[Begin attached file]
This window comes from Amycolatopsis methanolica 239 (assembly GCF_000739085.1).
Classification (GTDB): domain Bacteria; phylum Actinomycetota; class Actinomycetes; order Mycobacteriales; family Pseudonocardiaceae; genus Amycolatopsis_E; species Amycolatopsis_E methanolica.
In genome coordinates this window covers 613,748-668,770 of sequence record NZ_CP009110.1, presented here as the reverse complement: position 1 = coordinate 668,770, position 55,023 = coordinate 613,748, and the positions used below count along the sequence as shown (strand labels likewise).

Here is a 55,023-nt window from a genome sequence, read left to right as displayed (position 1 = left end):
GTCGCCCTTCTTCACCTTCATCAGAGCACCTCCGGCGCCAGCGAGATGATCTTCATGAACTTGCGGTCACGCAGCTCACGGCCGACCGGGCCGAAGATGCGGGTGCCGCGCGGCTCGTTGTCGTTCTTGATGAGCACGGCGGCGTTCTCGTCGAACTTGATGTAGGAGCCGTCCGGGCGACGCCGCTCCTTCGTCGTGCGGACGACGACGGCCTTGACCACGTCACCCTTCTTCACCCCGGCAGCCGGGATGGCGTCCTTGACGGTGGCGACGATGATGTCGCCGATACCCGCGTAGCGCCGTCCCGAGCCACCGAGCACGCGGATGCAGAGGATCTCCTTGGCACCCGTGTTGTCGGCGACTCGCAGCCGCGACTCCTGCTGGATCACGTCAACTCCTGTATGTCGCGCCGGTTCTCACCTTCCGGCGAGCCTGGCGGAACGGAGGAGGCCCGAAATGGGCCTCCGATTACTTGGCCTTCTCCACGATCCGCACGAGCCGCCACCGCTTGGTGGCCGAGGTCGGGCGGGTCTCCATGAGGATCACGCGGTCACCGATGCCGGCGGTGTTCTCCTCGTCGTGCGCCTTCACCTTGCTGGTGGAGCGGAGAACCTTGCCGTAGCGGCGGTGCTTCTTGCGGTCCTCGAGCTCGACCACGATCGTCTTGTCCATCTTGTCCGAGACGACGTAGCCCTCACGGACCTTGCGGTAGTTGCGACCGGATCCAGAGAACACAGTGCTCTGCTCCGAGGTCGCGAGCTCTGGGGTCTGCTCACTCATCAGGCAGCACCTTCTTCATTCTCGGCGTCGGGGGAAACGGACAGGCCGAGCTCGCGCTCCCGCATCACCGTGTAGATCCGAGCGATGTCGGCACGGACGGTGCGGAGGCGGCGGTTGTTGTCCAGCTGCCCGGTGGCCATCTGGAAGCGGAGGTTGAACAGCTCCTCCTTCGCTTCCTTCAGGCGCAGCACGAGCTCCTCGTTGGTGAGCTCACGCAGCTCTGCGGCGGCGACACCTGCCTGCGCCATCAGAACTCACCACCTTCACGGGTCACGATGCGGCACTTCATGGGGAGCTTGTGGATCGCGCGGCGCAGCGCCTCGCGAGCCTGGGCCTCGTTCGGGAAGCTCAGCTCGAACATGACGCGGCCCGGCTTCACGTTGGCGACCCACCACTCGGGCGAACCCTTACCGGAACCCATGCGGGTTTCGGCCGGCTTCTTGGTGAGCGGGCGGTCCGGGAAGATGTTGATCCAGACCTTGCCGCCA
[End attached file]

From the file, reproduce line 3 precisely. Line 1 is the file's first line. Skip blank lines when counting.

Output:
In genome coordinates this window covers 613,748-668,770 of sequence record NZ_CP009110.1, presented here as the reverse complement: position 1 = coordinate 668,770, position 55,023 = coordinate 613,748, and the positions used below count along the sequence as shown (strand labels likewise).